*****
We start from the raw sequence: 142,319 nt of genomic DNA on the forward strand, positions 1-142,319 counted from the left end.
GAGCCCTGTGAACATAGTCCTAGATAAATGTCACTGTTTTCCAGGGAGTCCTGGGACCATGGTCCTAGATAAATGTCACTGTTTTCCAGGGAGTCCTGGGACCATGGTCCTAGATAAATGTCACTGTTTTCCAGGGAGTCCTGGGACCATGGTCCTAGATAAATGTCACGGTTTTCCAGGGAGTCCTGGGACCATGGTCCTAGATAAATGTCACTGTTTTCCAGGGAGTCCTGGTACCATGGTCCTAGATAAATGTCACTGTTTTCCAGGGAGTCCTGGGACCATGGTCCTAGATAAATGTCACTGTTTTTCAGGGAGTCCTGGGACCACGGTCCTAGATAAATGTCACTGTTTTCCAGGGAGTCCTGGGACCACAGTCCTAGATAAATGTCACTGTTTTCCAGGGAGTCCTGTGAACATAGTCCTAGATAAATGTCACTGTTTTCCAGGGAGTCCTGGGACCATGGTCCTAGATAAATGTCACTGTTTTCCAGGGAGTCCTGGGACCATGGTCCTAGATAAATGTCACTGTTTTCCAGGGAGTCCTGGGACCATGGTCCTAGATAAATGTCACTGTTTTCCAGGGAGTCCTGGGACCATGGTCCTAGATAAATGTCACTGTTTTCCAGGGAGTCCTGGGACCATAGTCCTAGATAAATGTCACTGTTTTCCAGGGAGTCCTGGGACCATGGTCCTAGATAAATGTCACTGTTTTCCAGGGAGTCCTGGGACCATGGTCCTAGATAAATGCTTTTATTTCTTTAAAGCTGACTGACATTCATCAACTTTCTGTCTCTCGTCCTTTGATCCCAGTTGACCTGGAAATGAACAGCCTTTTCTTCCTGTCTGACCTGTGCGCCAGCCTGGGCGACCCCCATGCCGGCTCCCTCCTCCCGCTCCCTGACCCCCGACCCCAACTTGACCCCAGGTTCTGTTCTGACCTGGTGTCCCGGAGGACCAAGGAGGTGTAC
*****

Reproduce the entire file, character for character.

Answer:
We start from the raw sequence: 142,319 nt of genomic DNA on the forward strand, positions 1-142,319 counted from the left end.
GAGCCCTGTGAACATAGTCCTAGATAAATGTCACTGTTTTCCAGGGAGTCCTGGGACCATGGTCCTAGATAAATGTCACTGTTTTCCAGGGAGTCCTGGGACCATGGTCCTAGATAAATGTCACTGTTTTCCAGGGAGTCCTGGGACCATGGTCCTAGATAAATGTCACGGTTTTCCAGGGAGTCCTGGGACCATGGTCCTAGATAAATGTCACTGTTTTCCAGGGAGTCCTGGTACCATGGTCCTAGATAAATGTCACTGTTTTCCAGGGAGTCCTGGGACCATGGTCCTAGATAAATGTCACTGTTTTTCAGGGAGTCCTGGGACCACGGTCCTAGATAAATGTCACTGTTTTCCAGGGAGTCCTGGGACCACAGTCCTAGATAAATGTCACTGTTTTCCAGGGAGTCCTGTGAACATAGTCCTAGATAAATGTCACTGTTTTCCAGGGAGTCCTGGGACCATGGTCCTAGATAAATGTCACTGTTTTCCAGGGAGTCCTGGGACCATGGTCCTAGATAAATGTCACTGTTTTCCAGGGAGTCCTGGGACCATGGTCCTAGATAAATGTCACTGTTTTCCAGGGAGTCCTGGGACCATGGTCCTAGATAAATGTCACTGTTTTCCAGGGAGTCCTGGGACCATAGTCCTAGATAAATGTCACTGTTTTCCAGGGAGTCCTGGGACCATGGTCCTAGATAAATGTCACTGTTTTCCAGGGAGTCCTGGGACCATGGTCCTAGATAAATGCTTTTATTTCTTTAAAGCTGACTGACATTCATCAACTTTCTGTCTCTCGTCCTTTGATCCCAGTTGACCTGGAAATGAACAGCCTTTTCTTCCTGTCTGACCTGTGCGCCAGCCTGGGCGACCCCCATGCCGGCTCCCTCCTCCCGCTCCCTGACCCCCGACCCCAACTTGACCCCAGGTTCTGTTCTGACCTGGTGTCCCGGAGGACCAAGGAGGTGTAC